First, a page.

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Channel Seven pay up in broadcast battle with Cricket Australia

A payment of A$10 million was made on Wednesday as discussions continue at board level

Daniel Brettig
Daniel Brettig
Test cricket and the Big Bash are the two major products for Channel Seven  •  Getty Images

Test cricket and the Big Bash are the two major products for Channel Seven  •  Getty Images

Channel Seven have backed down from an earlier threat to pay only one partial instalment of their broadcast deal with Cricket Australia for the whole summer, as talks between the network and the governing body graduated to board level ahead of a looming deadline.
CA's accounts were topped up by the payment of an additional A$10 million on Wednesday, the remainder of the $25 million instalment that had been due to be handed over by Seven on September 15, despite the company's insistence that it would not be paying another cent for the season.
Both parties have until October 3 to reach a compromise before Seven insist that their complaints about the broadcast deal, signed in conjunction with Foxtel for A$1.18 billion in April 2018, must be independently assessed and the contract revised accordingly.
Seven's voice in the dispute, which over the past two weeks have seen it clearly in breach of payment requirements to CA, has largely been taken by its chief executive James Warburton, who replaced Tim Worner in late 2019 and recently announced the network had signed a multi-year deal to air the Supercars motor racing format of which he was previously chief executive.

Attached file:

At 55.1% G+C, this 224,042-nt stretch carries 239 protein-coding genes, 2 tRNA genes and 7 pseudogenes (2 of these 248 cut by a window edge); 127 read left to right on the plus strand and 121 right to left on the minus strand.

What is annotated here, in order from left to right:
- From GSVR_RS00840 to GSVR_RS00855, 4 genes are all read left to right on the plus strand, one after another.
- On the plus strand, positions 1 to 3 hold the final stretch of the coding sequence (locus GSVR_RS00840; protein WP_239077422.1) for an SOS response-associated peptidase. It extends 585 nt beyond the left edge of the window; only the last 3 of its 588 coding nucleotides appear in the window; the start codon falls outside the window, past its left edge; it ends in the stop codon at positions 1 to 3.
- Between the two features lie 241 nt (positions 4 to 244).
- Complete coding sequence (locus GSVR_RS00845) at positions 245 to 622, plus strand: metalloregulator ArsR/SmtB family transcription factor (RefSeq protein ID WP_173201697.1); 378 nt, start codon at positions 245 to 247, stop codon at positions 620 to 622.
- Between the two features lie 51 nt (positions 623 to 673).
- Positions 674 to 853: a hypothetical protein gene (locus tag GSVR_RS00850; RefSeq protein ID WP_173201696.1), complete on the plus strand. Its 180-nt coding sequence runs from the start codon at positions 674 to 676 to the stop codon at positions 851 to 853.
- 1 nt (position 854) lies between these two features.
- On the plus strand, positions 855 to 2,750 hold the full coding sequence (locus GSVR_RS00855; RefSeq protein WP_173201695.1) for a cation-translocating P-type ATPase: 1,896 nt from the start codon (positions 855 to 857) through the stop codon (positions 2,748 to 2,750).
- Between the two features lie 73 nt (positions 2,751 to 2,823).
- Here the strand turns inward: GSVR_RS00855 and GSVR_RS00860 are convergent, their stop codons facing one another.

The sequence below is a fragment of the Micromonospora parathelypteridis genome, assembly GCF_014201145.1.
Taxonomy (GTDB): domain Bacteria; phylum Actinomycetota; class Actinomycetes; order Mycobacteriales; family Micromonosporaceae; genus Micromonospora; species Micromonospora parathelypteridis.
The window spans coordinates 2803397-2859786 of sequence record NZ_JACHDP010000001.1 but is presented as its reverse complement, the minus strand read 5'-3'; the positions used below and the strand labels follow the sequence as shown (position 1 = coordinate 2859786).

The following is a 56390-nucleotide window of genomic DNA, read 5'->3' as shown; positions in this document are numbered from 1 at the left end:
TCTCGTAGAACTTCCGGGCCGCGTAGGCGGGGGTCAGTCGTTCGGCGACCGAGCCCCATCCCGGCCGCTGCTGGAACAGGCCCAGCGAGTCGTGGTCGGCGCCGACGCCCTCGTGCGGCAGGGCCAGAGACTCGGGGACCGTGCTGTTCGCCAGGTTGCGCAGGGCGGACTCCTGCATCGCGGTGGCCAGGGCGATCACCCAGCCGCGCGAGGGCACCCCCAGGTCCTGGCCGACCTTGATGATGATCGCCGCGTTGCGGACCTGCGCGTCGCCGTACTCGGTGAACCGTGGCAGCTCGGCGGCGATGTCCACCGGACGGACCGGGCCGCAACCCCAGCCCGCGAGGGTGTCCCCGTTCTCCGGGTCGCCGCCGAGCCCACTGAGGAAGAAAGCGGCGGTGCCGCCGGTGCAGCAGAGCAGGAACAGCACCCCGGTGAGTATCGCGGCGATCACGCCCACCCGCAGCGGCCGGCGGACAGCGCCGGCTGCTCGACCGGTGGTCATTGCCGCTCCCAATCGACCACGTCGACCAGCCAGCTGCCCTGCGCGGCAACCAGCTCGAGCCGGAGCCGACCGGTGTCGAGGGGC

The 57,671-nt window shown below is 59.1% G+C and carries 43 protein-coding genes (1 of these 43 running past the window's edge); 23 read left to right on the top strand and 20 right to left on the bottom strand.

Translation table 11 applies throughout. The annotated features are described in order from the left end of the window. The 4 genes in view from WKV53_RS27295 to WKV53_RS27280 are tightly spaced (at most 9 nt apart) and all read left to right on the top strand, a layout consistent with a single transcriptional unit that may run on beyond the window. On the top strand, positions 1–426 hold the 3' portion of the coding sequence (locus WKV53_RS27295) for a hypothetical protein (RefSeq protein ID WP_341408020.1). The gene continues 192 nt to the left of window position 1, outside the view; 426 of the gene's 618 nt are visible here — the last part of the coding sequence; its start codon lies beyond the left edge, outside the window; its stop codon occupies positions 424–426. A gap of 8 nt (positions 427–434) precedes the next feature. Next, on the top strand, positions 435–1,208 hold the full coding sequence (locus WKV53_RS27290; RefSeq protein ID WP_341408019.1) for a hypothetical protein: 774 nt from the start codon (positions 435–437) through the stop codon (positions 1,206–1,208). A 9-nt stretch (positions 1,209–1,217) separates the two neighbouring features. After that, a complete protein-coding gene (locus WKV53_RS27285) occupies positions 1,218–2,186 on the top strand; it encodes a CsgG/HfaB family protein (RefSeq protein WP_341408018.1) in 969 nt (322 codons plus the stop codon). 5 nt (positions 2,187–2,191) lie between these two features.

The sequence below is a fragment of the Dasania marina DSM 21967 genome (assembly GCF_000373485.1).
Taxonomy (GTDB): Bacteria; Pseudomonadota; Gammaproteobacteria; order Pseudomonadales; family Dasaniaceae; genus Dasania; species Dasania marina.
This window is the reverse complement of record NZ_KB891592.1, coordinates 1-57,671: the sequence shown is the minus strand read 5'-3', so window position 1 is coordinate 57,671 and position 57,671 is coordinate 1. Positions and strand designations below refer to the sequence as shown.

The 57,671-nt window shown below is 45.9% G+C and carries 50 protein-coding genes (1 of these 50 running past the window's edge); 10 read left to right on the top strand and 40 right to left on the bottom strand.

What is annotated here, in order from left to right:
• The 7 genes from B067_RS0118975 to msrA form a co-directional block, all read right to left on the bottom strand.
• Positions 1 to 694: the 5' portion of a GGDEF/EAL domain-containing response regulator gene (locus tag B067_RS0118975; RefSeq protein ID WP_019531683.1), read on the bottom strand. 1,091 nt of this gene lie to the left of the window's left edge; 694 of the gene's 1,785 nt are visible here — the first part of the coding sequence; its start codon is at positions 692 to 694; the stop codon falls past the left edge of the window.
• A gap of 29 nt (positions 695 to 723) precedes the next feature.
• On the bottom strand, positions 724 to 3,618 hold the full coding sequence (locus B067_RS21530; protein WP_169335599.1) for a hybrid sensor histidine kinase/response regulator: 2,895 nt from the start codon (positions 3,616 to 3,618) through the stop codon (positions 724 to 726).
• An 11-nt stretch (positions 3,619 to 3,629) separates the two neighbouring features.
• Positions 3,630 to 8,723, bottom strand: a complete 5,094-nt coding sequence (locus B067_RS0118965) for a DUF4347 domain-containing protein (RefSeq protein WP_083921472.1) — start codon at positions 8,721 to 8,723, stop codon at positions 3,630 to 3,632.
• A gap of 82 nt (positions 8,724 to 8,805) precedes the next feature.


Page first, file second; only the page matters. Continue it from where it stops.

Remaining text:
However, it is believed that recent discussions graduated to be between the respective boards of Seven West Media and CA. Seven's directors include its multibillionaire chairman Kerry Stokes and his son Ryan, and also the former Essendon chairman and financial advisor David Evans, who has also served as the head of CA's own investment committee.
Seven's directors' report, part of its extensive financial reporting for the 2019-20 financial year, indicated that the organisation expected live sporting coverage to be a key part of its recovery from both the struggles of the Covid-19 pandemic and also the wider issue of significant debts and a long-running drop in its share price.
This contrasted with some of Warburton's more outlandish statements, attacking CA while also indicating that Seven wished to get out of its cricket deal entirely. These inflammatory words have run in the face of an improving advertising market in the second half of 2020, and another set of promising broadcast audiences, albeit in lower rating afternoon slots, for Seven's coverage of the women's T20I series between Australia and New Zealand in Brisbane over the past five days.
CA's interim chief executive, Nick Hockley, has been accompanied by the Sydney-based CA director and former Foxtel chief executive Richard Freudenstein in meetings with Warburton, though Freudenstein has recused himself from meetings with Foxtel's current chief Patrick Delany.
Most of the umbrage between Seven, Foxtel and CA has revolved around the bloated size and shape of the Big Bash, which expanded to a 14-game home and away season under the terms of the 2018 deal, having seen teams play just eight games a tournament as recently as 2016. Seven's part in the overall deal is weighted towards paying more for the BBL than for international cricket, a ratio that runs contrary to CA's own strategic imperatives about maintaining the primacy of the international game.
Some of Seven and Foxtel's concerns about the BBL and player availability were recently assuaged when a scheduled ODI series between Australia and New Zealand in late January was postponed so it would no longer clash with the domestic T20 tournament. Australia's T20 side will instead travel to New Zealand in late February and early March.

Daniel Brettig is an assistant editor at ESPNcricinfo. @danbrettig